• Don't complicate your task. I don't know what "default language encoding" is: is it 'mbcs' (Windows encoding)? Is it encoding from chcp output (Windows "ANSI" encoding)? Is it leaking of Unicode API abstractions (UCS-2 or UTF-16le w/out BOM)? The question: "how to get a powershell stdout for a given command that might contain arbitrary Unicode characters?" is different from «what is "default Windows display language encoding"?».
    – jfs
    Commented Nov 26, 2015 at 16:07
  • 1
    (1) your code uses binary mode. stdout is bytes in your case. universal_newlines=True enables text mode (yes. It is not intuitive spelling) (2) both cp437 and cp1252 are compatible with ascii encoding for ascii characters (working .decode('ascii', 'strict') says that all bytes in stdout are in ascii range. It can't differentiate between cp437 and cp1252).
    – jfs
    Commented Nov 26, 2015 at 16:45
  • 1
    @J.F.Sebastian, the encoding of piped output seems to use the console output codepage. I tested with various codepages, e.g. w/ 1252: ctypes.windll.kernel32.SetConsoleOutputCP(1252); p = subprocess.Popen('powershell echo $([char]0xc9)', stdout=subprocess.PIPE); p.stdout.read(). Weirdly if I pass creationflags=DETACHED_PROCESS, such that powershell.exe doesn't attach to a console, the silly thing doesn't even have a sensible default of the ANSI codepage. It outputs nothing at all.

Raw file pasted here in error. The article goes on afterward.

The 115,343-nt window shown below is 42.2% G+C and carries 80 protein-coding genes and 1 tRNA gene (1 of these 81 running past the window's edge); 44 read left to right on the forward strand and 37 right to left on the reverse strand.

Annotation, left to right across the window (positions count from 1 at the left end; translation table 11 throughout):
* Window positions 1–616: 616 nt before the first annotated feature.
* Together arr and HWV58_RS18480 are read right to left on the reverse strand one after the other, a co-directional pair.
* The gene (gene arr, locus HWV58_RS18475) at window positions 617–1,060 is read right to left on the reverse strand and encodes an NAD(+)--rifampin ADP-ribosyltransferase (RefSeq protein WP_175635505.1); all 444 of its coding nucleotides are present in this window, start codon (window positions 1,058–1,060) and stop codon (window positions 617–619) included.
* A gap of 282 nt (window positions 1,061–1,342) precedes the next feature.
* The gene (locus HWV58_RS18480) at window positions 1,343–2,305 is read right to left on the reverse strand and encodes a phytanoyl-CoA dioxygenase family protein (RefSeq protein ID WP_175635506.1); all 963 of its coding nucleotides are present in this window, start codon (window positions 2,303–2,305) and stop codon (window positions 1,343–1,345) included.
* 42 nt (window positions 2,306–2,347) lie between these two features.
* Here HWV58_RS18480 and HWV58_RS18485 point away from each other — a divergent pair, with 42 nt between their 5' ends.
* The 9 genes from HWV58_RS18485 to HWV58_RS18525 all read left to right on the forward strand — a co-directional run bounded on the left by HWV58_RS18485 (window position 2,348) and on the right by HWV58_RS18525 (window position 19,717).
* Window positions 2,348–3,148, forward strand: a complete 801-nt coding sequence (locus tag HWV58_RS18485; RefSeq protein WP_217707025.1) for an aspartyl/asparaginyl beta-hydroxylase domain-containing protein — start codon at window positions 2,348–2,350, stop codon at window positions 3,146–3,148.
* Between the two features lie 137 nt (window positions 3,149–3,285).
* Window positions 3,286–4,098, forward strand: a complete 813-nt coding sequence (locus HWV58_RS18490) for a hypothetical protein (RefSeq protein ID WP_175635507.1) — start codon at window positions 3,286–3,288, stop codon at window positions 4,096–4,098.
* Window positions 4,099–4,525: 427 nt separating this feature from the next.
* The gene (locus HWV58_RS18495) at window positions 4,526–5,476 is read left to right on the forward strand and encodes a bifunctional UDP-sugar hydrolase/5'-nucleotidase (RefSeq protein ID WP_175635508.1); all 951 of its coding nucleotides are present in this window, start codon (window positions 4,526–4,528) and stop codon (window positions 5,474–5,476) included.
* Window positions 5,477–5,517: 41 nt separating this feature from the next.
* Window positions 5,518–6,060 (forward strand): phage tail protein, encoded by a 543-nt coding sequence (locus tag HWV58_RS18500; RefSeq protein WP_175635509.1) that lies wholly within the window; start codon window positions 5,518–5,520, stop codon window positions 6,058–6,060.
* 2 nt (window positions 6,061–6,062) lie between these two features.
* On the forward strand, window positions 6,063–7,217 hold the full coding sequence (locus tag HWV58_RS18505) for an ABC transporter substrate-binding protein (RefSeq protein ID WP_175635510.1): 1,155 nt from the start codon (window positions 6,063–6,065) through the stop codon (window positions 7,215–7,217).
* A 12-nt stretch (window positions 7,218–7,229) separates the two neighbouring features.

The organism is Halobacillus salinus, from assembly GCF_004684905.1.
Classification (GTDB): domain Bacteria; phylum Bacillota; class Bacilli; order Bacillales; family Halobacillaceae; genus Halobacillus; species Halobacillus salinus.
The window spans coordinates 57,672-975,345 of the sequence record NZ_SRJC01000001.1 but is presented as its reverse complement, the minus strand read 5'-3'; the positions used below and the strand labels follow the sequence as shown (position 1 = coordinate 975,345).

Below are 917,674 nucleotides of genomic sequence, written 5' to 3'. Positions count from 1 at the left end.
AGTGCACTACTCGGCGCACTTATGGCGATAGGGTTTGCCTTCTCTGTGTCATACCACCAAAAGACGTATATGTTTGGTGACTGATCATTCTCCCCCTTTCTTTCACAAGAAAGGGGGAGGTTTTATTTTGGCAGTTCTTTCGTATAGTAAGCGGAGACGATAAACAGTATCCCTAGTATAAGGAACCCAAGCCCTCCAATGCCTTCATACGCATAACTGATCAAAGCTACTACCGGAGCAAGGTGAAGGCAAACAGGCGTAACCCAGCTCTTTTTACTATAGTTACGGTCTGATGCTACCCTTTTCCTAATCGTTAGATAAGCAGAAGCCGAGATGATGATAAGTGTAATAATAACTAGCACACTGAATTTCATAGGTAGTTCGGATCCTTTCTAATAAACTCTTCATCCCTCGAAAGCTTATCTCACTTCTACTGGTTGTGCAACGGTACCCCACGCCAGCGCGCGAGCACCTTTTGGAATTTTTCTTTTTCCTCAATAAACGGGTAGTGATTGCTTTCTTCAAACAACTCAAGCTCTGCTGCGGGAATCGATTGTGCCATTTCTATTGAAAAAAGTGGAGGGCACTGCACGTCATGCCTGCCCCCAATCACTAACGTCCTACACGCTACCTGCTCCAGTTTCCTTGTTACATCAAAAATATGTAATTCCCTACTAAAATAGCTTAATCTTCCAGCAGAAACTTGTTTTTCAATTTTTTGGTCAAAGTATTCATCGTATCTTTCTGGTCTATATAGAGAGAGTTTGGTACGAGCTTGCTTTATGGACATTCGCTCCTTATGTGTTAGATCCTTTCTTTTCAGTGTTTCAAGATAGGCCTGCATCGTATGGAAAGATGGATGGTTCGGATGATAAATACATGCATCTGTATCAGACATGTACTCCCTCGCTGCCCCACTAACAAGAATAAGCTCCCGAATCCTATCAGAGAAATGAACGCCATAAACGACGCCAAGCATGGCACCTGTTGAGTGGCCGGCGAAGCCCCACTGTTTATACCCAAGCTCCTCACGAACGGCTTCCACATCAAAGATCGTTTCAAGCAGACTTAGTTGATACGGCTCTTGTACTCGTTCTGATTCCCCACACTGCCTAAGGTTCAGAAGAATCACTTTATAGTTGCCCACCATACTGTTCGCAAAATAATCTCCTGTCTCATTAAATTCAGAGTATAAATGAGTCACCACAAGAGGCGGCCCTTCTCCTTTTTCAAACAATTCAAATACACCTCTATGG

– Eryk Sun
    Commented Nov 26, 2015 at 18:17

2 Answers 2


The output character encoding may depend on specific commands e.g.:

#!/usr/bin/env python3
import subprocess
import sys

encoding = 'utf-32'
cmd = r'''$env:PYTHONIOENCODING = "%s"; py -3 -c "print('\u270c')"''' % encoding
data = subprocess.check_output(["powershell", "-C", cmd])



✌ (U+270C) character is received successfully.

The character encoding of the child script is set using PYTHONIOENCODING envvar inside the PowerShell session. I've chosen utf-32 for the output encoding so that it would be different from Windows ANSI and OEM code pages for the demonstration.

Notice that the stdout encoding of the parent Python script is OEM code page (cp437 in this case) -- the script is run from the Windows console. If you redirect the output of the parent Python script to a file/pipe then ANSI code page (e.g., cp1252) is used by default in Python 3.

To decode powershell output that might contain characters undecodable in the current OEM code page, you could set [Console]::OutputEncoding temporarily (inspired by @eryksun's comments):

#!/usr/bin/env python3
import io
import sys
from subprocess import Popen, PIPE